This weed is native to Asia, but it can now be found all over the world, and it is becoming more common in Louisiana. Asiatic hawksbeard grows annually and can bloom at any time of year. The stem and flowers are small, but the plant can grow quite tall, surpassing 3 feet in some cases. Its long, single stem ends in a yellow flower that is commonly misidentified as a dandelion (another common weed in Louisiana).

Asiatic hawksbeard is accustomed to growing near man-made structures, including roads and houses. Luckily, they only spread by seed dispersal, and controlling them is relatively easy. Removing these weeds before they flower is the best way to keep them from reappearing.

Other common broadleaf weeds in Louisiana include the following:

  • Spotted Spurge
  • Bristly Mallow
  • Thistle
  • Clover
  • Common Violet

Grassy Weeds

As the name suggests, grassy weeds resemble regular turfgrass. Because of this resemblance, it can be very difficult to differentiate between harmful grassy weeds and desirable turfgrass. The various types of grassy weeds are known to be some of the toughest weeds to control.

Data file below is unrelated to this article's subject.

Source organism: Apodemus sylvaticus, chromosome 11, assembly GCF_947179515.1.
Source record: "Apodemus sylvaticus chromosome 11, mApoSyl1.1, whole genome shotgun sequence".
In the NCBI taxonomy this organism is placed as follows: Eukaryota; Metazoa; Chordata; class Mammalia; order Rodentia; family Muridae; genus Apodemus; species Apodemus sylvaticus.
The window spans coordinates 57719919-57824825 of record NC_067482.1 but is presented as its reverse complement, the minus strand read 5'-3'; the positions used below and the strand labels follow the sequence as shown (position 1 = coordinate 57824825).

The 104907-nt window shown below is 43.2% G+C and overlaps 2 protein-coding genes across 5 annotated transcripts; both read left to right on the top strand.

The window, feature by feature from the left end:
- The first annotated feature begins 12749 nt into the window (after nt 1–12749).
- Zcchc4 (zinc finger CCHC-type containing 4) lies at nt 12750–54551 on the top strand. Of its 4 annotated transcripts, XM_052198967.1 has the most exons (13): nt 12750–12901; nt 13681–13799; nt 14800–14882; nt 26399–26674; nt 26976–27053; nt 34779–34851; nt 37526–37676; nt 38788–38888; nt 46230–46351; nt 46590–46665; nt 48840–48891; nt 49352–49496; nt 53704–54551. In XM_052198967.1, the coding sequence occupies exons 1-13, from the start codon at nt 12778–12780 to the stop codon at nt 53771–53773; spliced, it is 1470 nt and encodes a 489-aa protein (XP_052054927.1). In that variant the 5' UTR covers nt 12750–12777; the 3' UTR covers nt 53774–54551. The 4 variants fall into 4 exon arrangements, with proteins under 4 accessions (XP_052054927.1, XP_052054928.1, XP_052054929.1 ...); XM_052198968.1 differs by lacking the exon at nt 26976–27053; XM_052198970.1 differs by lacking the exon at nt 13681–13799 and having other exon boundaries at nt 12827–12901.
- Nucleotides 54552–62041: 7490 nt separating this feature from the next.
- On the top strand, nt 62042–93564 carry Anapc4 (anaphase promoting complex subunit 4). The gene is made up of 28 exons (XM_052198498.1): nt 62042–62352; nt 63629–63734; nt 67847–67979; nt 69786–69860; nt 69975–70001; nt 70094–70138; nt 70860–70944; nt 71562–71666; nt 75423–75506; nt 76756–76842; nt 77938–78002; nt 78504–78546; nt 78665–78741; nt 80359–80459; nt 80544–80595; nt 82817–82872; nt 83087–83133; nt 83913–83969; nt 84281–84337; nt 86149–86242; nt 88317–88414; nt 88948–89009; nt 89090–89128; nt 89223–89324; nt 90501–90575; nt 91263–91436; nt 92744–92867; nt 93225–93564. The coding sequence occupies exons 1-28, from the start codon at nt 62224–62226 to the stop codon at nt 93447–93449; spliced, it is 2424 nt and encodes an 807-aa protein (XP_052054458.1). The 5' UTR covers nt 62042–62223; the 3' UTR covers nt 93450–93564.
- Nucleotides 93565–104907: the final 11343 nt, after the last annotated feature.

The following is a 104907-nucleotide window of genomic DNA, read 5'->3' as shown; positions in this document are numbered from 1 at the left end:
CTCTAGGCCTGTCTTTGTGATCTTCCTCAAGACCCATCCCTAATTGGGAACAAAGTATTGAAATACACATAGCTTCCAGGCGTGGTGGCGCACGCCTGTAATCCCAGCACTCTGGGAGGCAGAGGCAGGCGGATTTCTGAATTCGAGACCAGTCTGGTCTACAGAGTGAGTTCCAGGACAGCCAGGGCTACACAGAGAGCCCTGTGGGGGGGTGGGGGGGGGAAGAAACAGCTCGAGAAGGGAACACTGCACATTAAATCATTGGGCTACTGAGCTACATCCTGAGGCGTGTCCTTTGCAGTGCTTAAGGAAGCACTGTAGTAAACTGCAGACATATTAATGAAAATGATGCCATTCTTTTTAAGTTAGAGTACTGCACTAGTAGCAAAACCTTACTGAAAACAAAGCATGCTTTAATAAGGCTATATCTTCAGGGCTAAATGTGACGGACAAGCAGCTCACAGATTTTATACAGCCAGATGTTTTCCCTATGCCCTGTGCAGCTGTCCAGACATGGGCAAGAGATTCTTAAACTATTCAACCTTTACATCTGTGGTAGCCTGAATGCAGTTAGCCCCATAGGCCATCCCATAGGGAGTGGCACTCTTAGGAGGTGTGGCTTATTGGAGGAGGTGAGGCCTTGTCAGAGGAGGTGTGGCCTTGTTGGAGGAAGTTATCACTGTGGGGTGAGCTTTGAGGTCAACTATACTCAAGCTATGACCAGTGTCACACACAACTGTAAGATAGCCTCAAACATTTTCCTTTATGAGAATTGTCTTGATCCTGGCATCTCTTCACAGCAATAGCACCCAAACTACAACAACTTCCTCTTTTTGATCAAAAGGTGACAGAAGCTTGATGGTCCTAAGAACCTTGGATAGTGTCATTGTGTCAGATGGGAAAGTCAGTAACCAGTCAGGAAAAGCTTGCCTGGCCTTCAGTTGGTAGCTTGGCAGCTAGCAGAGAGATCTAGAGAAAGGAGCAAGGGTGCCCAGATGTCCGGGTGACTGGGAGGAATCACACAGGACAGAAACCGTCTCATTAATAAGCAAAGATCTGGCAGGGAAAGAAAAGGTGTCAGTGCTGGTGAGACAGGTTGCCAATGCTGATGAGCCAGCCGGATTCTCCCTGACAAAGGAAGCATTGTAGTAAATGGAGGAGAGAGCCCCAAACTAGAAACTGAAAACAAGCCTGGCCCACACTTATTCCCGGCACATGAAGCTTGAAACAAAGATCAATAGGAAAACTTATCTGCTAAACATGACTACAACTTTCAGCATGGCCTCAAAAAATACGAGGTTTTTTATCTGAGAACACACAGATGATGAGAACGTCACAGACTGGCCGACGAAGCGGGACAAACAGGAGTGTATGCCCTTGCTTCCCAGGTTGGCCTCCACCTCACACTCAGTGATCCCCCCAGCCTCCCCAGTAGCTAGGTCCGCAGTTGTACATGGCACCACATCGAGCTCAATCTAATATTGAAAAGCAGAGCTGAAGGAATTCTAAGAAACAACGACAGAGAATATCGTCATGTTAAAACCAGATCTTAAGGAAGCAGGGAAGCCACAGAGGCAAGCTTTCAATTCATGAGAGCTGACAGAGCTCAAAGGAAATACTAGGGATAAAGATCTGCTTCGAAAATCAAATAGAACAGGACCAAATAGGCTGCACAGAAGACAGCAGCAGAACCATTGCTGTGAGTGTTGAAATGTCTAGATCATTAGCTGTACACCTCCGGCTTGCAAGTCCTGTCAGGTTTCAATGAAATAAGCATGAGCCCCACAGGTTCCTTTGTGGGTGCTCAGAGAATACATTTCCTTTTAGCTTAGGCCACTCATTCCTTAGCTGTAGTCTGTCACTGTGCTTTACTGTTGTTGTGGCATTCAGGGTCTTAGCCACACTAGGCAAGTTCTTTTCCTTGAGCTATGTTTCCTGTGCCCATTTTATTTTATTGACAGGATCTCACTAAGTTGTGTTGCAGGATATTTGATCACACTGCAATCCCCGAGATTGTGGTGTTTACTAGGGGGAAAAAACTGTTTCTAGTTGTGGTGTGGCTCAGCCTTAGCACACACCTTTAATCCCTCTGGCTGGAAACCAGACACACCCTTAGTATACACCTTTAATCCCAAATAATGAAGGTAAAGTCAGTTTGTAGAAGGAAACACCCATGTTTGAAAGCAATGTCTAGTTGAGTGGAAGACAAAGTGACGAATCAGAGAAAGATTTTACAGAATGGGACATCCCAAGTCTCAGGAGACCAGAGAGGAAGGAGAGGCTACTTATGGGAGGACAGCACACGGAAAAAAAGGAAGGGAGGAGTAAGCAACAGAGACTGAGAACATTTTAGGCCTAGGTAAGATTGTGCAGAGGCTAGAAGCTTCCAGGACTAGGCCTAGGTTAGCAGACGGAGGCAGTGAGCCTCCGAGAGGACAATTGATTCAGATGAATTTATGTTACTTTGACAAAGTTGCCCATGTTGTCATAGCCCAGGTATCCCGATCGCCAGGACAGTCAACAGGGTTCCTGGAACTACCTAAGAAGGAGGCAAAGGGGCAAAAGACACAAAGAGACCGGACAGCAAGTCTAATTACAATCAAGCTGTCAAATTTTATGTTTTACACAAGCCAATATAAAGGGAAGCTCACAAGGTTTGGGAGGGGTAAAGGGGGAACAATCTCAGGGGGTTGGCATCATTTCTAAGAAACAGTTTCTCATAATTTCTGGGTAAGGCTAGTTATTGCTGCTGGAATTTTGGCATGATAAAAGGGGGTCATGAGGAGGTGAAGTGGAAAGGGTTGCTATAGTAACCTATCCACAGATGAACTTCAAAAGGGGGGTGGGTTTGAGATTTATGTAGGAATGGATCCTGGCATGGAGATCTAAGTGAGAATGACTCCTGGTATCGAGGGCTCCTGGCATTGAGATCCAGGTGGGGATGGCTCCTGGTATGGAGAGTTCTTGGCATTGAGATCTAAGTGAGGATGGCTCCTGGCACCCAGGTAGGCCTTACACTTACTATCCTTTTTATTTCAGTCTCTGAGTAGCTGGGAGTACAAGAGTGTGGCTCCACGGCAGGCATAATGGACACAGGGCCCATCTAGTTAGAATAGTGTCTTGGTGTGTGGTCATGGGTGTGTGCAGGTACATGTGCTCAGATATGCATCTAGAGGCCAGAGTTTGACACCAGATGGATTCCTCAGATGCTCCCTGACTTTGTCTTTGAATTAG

This annual grassy weed is one of the most well known and detrimental weeds in Louisiana. The leaves of crabgrass can vary between a yellow-green color to a darker green. Leaves are short and wide, and the plant grows quite low to the ground. The stems branch out widely in groups when the plant is younger, but they will straighten up and grow more vertically as the plan matures. The low, multi-branched stems of crabgrass are good indicators of harmful weeds on your property.